Every once and while, you see, hear, or read something that you just stop and can’t help but nod along with. That happened to me recently while listening to the Fieldcraft Survival podcast. Mike and Kurt put out a lot of great content, but this one definitely stuck with me.
At about 70 minutes, there is a lot of content in this episode, which focuses on psychological trauma and survival mindsets. The whole episode is definitely worth a listen. I wanted to touch on a few key points, though. Each of these is relevant to our community and the things that we do.
Types of Trauma
The interviewee of the podcast, Jeff Holguin, describes three primary categories of trauma: Primary, Secondary, and Vicarious.
Primary trauma occurs when an event is happening directly to you. You are the one being shot at, attacked by a wild animal, or something else that affects you.
Vicarious trauma comes from empathizing with someone else who experienced primary or secondary trauma. This is often felt by therapists and first responders arriving at a scene after an event has already happened. Over 60% of trauma psychologists and therapists experience burnout within three to four years due to this.
Despite the connotation with negativity, not all trauma is bad. In fact, experiencing trauma and stress periodically is part of growing resilient. In about 70% of cases, exposure to trauma results in normal healing and growth.
This is the downside to the type of coddling we sometimes do to our children. By shielding them from ever experiencing levels of reasonable stress and trauma, they never develop coping mechanisms for times when things get bad.
Coping Mechanisms and Training
The word for stress that results in positive growth is eustress. This is something that drives you to positive action. The opposite is distress.
That applies to all types of stress including physical and emotional. When you think about it, it’s not all that different from physical exercise. You make strength and conditioning gains by challenging your body over time.
If you try to do something physical that far exceeds your capacity, you stand a much higher chance of getting injured. You wouldn’t run a marathon if you can’t even run a mile without stopping. Your body would shut down on you. This is why you must build that tolerance over time.
Your mind works the same way.
To grow as a person, you psychologically need to experience stress. The more experience you have with this, the better you are able to put things into perspective. You become confident that you will survive and come out on the other end okay.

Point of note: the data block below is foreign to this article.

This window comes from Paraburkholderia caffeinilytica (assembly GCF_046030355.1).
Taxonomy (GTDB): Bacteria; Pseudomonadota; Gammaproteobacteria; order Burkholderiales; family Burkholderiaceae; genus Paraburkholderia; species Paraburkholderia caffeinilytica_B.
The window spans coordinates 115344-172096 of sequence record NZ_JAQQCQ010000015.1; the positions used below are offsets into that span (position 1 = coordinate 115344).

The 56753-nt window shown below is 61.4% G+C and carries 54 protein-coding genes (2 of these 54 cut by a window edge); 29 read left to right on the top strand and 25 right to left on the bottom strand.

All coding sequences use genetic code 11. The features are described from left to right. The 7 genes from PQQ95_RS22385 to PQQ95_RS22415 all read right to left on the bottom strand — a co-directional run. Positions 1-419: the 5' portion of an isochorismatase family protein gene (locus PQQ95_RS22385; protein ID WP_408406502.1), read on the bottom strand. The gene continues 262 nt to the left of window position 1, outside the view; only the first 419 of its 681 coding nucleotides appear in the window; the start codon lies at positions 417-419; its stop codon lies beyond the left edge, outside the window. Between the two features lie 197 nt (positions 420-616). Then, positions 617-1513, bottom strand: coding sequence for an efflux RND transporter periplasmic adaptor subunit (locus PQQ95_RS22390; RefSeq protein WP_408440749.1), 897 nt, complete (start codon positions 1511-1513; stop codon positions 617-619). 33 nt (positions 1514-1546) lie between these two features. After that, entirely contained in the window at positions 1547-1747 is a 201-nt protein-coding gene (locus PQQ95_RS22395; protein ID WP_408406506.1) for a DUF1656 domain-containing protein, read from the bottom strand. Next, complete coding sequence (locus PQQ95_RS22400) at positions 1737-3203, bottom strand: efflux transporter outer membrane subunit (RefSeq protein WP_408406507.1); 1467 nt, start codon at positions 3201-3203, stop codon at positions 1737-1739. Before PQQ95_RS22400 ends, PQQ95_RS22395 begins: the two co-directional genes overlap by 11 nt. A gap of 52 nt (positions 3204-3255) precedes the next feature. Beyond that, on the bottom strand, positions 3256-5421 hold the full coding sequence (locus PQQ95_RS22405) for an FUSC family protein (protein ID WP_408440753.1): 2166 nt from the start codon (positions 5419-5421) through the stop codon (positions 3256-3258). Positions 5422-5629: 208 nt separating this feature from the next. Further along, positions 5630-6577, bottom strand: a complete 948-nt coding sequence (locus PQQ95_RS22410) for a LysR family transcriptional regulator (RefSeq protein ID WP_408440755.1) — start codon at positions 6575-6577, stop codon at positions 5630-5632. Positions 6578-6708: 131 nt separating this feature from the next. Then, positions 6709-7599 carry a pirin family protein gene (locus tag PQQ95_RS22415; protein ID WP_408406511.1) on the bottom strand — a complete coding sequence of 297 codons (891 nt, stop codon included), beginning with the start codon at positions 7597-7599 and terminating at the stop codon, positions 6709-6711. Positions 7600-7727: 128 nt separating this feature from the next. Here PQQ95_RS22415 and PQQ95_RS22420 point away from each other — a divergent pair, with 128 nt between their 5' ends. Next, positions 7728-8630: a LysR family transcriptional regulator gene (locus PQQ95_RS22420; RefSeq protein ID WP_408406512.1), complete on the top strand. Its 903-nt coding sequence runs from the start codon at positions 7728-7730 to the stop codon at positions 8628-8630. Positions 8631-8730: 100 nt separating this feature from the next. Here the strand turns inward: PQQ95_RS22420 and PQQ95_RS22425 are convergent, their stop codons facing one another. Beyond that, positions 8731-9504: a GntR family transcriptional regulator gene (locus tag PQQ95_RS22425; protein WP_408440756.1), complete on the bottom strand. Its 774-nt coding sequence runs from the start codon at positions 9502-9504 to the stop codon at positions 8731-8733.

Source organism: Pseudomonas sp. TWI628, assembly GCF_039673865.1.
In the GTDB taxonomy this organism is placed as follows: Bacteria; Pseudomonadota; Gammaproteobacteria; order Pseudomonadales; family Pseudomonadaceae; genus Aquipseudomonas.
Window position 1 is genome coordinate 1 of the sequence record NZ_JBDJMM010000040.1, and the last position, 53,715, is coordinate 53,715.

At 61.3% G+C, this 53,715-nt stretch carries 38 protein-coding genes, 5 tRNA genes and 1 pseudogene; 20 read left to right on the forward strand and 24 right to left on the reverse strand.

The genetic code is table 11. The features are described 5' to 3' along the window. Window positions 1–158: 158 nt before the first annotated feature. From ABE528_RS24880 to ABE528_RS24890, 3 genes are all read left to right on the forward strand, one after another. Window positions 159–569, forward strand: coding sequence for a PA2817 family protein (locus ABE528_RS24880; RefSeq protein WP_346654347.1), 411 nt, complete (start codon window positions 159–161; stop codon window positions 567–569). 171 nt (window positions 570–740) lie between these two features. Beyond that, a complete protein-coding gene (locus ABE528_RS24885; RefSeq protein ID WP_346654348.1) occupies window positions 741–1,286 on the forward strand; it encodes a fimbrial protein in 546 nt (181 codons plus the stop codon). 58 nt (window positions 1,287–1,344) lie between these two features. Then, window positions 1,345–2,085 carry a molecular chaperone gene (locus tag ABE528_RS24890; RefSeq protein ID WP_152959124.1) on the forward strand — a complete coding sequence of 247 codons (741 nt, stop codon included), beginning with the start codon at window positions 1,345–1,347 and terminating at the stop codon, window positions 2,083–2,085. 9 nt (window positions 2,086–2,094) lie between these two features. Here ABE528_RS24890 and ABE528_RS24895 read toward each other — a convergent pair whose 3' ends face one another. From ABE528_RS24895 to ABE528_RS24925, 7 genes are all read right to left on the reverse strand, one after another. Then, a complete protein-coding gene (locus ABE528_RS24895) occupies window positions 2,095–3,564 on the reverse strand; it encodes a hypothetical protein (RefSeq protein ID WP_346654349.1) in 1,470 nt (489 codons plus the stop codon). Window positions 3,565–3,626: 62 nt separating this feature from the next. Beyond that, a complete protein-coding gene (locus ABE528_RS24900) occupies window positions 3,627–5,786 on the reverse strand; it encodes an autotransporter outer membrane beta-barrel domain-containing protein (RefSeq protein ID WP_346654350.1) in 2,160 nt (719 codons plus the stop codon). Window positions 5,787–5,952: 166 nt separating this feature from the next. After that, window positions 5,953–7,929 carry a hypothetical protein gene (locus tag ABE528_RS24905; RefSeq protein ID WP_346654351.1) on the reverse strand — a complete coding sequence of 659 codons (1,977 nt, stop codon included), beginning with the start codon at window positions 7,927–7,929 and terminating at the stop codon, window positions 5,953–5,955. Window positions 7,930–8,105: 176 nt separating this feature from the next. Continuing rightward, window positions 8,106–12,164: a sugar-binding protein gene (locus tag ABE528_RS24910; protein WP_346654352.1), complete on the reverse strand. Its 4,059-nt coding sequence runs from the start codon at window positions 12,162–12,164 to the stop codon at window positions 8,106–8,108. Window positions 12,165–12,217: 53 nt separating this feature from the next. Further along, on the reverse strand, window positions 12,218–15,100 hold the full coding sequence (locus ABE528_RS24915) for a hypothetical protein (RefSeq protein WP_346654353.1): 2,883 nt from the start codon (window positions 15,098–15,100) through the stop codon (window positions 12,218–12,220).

The military is particularly good at introducing stress like this into training. Either through sleep deprivation, hunger, yelling, high stakes on pass/fail events, and other methods, people learn to cope.
There is a great discussion about severe coping mechanisms as well, such as auditory exclusion and stress reactions described in Rex Grossman’s work.
The Importance of Tribe
One of the most important points in the episode was about the impact of a tribe. Whatever you experience, the highest amount of perceived stress will happen if you are alone. The more people there are around you that you trust, the lower the stress becomes.
We are social animals, and we instinctually believe in safety in numbers.
This really speaks to the nature of relationships between people who have gone through traumatic events together and come out the other side. There is a shared bond. When you trust those around you to have your back, you become more resilient in the face of trauma.
Think about that.
Long Gun Therapy
Later in the episode, the speakers start talking about meditation and methods of focus. Interestingly, Jeff mentions that men and women display different behaviors. Avoidance is never the answer, but men tend to work better dealing with the results of stress by talking about in conjunction with another activity.
Think of those moments with a buddy where you talk about “life stuff” while wrenching on a car, playing golf, or chatting at the range. Men aren’t as good at sitting and talking, which is something women are much better at.
That certainly matches my experiences having difficult conversations with my wife, lol.
One concept they mention is so-called “Long Gun Therapy.” The nature of this is not about exposure to rifle fire as some kind of treatment. Rather, it’s about forcing someone to slow down and focus on the fundamentals. Pay attention and control their breathing, the wind blowing, the reticle, position, and all the little elements that go into a good rifle shot.
Marksmanship is a great form of meditation. I’ll buy that!
Over to You
I do hope you give this episode a listen, and let me know what you think in the comments!
Matt is the primary author and owner of The Everyday Marksman. He is former military officer turned professional tech sector trainer. He is a lifelong learner, passionate outdoorsman, and steadfast supporter of firearms culture and competition.
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